Abstract: Prevalence of Depression during Pregnancy and Post-Partum Periods in Low-Income Women in Developed Countries (Society for Social Work and Research 26th Annual Conference - Social Work Science for Racial, Social, and Political Justice)

Prevalence of Depression during Pregnancy and Post-Partum Periods in Low-Income Women in Developed Countries

Friday, January 14, 2022
Liberty Ballroom J, ML 4 (Marriott Marquis Washington, DC)
* noted as presenting author
Jacqueline Corcoran, Ph.D., Professor, University of Pennsylvania, Philadelphia, PA
Ioana Marinescu, PhD, Associate professor, University of Pennsylvania, Philadelphia, PA
Claudia Vogelsang, MSW, Research Assistant, University of Pennsylvania
Background and Purpose: CDC research shows that nationally, about one in eight women experience symptoms of postpartum depression (Bauman, Ko, Cox et al., 2020). Depression may have a negative impact on fetal development, birth outcomes, and child functioning (Badovinac, Martin, Guerin-Marion, O'Neill et al., 2018; Gentile, 2017; Jarde, Morais, Kingston Giallo et al., 2016). Additionally, the cost of untreated depression and anxiety in women during pregnancy up until five years post-partum has been estimated at $14 billion for the 2017 birth cohort alone (Luca, Margiotta, Staatz, Garlow, Christensen, & Zivin, 2020). Due to negative consequences on mothers and their children, attention to the experience of depression in low-income women during the pregnancy and post-partum period is necessary. Our aim was to conduct a systematic review of studies reporting prevalence rates of depression in women living in low-income in developed countries during the pregnancy and post-partum periods.

Methods: Published and unpublished literature was searched for studies reporting prevalence of depression in women with low-income in developed countries in two independent processes. The search strategy was formulated by a Ph.D. level academic librarian, who modeled the search strings for each database: PubMed; Psychinfo; Embase; and Dissertation Abstracts. A subsection of studies taking place during pregnancy and post-partum periods was used for this analysis. Data extraction was conducted by two research team members independently with any discrepancies addressed by the research team. Data analysis involved the meta and metafor packages in R with a random effect model to account for estimation.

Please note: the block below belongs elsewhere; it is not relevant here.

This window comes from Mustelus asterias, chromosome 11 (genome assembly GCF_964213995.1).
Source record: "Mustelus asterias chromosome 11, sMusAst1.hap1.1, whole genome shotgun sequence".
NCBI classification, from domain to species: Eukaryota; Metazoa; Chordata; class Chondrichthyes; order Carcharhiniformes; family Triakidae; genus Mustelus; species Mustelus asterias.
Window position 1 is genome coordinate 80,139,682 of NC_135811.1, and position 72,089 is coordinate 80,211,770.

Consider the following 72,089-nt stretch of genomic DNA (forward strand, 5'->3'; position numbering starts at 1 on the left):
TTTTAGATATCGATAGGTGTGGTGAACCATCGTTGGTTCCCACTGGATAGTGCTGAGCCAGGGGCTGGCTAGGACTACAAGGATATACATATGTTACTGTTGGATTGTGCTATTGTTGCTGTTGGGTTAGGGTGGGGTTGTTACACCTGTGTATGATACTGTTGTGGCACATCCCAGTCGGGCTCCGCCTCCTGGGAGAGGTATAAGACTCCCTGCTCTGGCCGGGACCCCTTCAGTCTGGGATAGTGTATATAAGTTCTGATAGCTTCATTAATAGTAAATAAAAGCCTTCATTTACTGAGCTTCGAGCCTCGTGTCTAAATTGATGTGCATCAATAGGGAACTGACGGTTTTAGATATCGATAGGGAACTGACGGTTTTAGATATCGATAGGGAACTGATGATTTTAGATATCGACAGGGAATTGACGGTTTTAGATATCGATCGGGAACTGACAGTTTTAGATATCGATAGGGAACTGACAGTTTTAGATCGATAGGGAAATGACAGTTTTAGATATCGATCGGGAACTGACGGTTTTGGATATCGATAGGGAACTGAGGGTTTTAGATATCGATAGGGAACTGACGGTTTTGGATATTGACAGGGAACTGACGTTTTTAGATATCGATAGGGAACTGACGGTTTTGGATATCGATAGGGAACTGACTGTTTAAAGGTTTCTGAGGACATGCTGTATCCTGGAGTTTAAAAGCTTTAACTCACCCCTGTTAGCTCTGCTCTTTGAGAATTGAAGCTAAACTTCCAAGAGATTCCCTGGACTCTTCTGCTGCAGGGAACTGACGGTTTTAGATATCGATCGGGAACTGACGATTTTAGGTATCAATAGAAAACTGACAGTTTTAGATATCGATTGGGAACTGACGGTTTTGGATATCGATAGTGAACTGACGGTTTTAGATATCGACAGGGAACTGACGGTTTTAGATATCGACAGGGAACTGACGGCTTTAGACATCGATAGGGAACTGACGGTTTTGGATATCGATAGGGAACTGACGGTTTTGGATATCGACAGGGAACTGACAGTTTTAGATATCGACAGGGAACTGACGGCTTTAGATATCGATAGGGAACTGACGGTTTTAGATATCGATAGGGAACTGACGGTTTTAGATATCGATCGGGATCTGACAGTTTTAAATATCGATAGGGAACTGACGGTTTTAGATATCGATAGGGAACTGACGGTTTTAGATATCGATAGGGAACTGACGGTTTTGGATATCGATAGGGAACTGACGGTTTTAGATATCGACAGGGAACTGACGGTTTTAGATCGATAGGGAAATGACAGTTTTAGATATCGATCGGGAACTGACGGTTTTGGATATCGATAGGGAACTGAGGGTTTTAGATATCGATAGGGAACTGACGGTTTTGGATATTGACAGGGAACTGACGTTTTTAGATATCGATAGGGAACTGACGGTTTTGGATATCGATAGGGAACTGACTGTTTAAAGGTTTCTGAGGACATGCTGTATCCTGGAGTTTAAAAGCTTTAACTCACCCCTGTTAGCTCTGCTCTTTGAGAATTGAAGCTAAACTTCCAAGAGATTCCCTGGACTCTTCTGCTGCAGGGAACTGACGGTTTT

Results: Sixty-four studies, involving 157,151 participants, were located through the search process. Among low-income women who were pregnant or post-partum, the prevalence of depression was 33.82% according to self-report instruments, and 25% met clinical diagnostic criteria for depression. The degree of heterogeneity for these studies was extremely high, with I2 at 99.24%; this confirms that a random effect model was appropriate. Moderator regression analysis did not reveal any significant observable factor behind the heterogeneity. Other countries than the US had lower depression prevalence, but the difference was only significant at the 10% level and was no longer significant when all moderators were entered together. There were no significant differences in depression prevalence between the pregnancy and the post-partum periods or between different ethnic groups. Higher-income women had a depression prevalence of 15.64% (95% CI: [0.1122; 0.2062]), less than half the prevalence among low-income women in all studies.

Conclusions and Implications: Striking is the high rate of prevalence of depression in women who were pregnant/post-partum and living in low-income circumstances. Over a third of women self-reported depression, and 25% met diagnostic criteria. High rates of depression among women living in low-income is of serious public health concern not only to these women, but also due to generational effects with several possible adverse biological, psychological, and social effects on children. We discuss screening, mental health treatment, as well as the need for addressing women’s social determinants of health.